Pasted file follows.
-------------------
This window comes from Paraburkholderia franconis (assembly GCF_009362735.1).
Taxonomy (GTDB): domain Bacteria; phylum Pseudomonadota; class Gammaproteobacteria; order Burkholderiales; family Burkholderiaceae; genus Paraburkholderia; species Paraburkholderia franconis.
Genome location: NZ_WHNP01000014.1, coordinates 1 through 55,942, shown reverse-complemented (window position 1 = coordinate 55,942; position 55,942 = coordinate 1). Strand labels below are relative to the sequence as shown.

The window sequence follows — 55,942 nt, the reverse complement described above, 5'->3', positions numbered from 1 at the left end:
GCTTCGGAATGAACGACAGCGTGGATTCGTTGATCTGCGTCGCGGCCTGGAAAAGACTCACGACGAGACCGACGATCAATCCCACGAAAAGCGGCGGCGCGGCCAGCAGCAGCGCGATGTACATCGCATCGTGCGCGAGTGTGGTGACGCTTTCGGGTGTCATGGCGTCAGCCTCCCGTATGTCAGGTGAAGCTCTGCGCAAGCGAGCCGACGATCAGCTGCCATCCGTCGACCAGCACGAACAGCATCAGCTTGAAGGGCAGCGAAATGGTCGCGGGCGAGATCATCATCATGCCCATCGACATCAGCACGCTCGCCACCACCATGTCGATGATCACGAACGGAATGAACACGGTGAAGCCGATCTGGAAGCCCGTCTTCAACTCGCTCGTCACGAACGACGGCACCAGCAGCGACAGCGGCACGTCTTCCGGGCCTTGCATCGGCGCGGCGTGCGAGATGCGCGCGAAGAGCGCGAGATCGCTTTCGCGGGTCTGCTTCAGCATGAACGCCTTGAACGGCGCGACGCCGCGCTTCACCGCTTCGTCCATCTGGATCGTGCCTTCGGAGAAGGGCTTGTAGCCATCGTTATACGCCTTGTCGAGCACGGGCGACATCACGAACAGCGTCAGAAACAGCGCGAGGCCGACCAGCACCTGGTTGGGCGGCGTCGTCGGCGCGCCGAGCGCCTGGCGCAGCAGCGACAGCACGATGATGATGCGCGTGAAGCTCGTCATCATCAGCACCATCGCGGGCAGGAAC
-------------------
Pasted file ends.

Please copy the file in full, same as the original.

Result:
This window comes from Paraburkholderia franconis (assembly GCF_009362735.1).
Taxonomy (GTDB): domain Bacteria; phylum Pseudomonadota; class Gammaproteobacteria; order Burkholderiales; family Burkholderiaceae; genus Paraburkholderia; species Paraburkholderia franconis.
Genome location: NZ_WHNP01000014.1, coordinates 1 through 55,942, shown reverse-complemented (window position 1 = coordinate 55,942; position 55,942 = coordinate 1). Strand labels below are relative to the sequence as shown.

The window sequence follows — 55,942 nt, the reverse complement described above, 5'->3', positions numbered from 1 at the left end:
GCTTCGGAATGAACGACAGCGTGGATTCGTTGATCTGCGTCGCGGCCTGGAAAAGACTCACGACGAGACCGACGATCAATCCCACGAAAAGCGGCGGCGCGGCCAGCAGCAGCGCGATGTACATCGCATCGTGCGCGAGTGTGGTGACGCTTTCGGGTGTCATGGCGTCAGCCTCCCGTATGTCAGGTGAAGCTCTGCGCAAGCGAGCCGACGATCAGCTGCCATCCGTCGACCAGCACGAACAGCATCAGCTTGAAGGGCAGCGAAATGGTCGCGGGCGAGATCATCATCATGCCCATCGACATCAGCACGCTCGCCACCACCATGTCGATGATCACGAACGGAATGAACACGGTGAAGCCGATCTGGAAGCCCGTCTTCAACTCGCTCGTCACGAACGACGGCACCAGCAGCGACAGCGGCACGTCTTCCGGGCCTTGCATCGGCGCGGCGTGCGAGATGCGCGCGAAGAGCGCGAGATCGCTTTCGCGGGTCTGCTTCAGCATGAACGCCTTGAACGGCGCGACGCCGCGCTTCACCGCTTCGTCCATCTGGATCGTGCCTTCGGAGAAGGGCTTGTAGCCATCGTTATACGCCTTGTCGAGCACGGGCGACATCACGAACAGCGTCAGAAACAGCGCGAGGCCGACCAGCACCTGGTTGGGCGGCGTCGTCGGCGCGCCGAGCGCCTGGCGCAGCAGCGACAGCACGATGATGATGCGCGTGAAGCTCGTCATCATCAGCACCATCGCGGGCAGGAAC